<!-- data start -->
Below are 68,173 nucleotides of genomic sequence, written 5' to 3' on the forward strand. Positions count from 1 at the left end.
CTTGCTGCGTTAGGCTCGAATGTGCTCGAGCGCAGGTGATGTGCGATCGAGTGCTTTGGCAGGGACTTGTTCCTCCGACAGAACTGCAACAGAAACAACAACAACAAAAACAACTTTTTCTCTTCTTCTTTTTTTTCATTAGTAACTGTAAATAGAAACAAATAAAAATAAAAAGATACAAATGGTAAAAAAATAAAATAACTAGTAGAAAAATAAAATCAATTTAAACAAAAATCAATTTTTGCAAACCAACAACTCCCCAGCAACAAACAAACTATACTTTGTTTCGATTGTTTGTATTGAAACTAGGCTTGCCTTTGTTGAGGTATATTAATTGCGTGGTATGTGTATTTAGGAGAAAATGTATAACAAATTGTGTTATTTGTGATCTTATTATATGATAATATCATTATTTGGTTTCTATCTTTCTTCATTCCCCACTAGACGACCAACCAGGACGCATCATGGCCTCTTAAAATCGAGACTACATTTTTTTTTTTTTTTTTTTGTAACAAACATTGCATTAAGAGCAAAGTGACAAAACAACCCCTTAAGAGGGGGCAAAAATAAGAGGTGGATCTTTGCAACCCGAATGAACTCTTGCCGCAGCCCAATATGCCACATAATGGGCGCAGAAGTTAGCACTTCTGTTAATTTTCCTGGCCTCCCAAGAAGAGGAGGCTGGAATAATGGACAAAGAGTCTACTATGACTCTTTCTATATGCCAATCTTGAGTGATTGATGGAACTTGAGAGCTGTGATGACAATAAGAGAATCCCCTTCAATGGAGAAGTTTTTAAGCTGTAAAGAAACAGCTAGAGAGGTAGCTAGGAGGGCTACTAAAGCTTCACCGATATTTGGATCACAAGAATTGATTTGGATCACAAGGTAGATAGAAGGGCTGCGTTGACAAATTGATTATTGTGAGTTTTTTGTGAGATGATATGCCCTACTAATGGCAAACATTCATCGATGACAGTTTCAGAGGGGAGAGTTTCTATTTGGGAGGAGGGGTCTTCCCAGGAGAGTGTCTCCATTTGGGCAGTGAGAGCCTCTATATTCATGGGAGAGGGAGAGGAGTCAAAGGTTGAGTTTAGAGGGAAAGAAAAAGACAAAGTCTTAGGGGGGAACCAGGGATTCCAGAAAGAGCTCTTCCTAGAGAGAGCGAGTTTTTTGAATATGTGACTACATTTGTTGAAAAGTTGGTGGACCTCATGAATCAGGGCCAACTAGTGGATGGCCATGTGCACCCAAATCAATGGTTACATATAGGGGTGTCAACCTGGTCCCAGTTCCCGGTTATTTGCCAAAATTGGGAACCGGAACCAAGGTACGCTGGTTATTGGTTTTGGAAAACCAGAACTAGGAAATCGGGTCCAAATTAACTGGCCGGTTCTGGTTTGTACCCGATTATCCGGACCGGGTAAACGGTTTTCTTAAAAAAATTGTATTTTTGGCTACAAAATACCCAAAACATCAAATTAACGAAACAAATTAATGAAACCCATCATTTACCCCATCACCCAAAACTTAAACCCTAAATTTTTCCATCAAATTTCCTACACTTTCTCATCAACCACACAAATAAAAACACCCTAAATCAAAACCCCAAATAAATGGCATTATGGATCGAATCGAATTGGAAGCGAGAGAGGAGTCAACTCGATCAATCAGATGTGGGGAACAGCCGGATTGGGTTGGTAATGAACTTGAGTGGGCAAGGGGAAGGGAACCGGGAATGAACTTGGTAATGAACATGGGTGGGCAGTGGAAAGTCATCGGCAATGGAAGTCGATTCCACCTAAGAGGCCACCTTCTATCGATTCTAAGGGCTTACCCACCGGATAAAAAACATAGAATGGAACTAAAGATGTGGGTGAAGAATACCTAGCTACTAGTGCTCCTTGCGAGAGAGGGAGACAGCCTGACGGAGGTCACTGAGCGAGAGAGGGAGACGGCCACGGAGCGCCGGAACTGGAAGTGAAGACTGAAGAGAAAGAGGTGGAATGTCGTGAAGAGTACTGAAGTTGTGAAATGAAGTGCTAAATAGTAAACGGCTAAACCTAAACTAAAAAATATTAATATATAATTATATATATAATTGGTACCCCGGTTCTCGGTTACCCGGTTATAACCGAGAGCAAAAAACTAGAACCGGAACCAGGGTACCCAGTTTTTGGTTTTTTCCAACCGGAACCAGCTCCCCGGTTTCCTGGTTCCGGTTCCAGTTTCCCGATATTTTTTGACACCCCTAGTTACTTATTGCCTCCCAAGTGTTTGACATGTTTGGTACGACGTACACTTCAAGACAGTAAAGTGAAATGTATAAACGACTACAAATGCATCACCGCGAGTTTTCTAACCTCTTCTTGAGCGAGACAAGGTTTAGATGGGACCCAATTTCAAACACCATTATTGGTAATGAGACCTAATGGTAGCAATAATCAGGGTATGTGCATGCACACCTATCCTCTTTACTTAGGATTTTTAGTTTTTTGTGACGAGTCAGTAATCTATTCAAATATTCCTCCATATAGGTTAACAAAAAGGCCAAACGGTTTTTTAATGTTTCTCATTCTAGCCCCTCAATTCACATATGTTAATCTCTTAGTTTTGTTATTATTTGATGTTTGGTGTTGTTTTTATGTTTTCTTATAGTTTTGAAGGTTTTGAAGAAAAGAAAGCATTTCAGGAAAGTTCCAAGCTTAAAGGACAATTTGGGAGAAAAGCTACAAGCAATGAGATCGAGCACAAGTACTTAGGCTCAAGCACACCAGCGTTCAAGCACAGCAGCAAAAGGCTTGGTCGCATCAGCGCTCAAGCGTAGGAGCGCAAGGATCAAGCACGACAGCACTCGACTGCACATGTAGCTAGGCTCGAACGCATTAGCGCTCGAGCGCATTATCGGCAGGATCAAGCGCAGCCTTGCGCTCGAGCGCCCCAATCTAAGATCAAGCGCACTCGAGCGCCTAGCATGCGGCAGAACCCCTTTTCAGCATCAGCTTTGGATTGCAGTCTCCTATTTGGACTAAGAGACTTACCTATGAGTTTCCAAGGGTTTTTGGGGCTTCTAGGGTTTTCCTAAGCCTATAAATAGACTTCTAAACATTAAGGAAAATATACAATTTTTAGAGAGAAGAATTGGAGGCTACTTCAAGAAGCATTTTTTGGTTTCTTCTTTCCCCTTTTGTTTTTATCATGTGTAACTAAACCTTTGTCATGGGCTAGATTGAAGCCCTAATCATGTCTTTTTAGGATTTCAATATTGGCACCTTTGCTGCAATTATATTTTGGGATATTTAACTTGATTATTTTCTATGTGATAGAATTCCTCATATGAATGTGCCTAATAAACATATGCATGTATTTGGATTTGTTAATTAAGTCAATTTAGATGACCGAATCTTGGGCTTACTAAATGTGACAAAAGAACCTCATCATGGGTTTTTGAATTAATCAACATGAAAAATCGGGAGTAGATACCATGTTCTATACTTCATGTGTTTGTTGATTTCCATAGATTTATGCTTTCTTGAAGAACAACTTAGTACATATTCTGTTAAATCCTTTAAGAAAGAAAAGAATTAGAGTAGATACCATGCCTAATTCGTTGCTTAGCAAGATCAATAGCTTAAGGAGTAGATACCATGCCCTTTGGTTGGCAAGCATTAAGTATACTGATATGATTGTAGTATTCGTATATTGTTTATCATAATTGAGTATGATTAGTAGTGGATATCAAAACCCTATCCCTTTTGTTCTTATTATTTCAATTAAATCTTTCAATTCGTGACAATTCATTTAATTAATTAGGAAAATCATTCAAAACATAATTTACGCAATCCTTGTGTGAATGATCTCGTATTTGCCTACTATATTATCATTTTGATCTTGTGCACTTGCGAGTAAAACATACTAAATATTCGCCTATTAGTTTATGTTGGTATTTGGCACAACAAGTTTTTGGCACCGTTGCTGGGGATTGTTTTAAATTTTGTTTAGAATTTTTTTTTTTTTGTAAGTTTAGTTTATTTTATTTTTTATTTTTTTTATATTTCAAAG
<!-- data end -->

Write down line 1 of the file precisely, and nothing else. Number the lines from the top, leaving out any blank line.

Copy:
Below are 68,173 nucleotides of genomic sequence, written 5' to 3' on the forward strand. Positions count from 1 at the left end.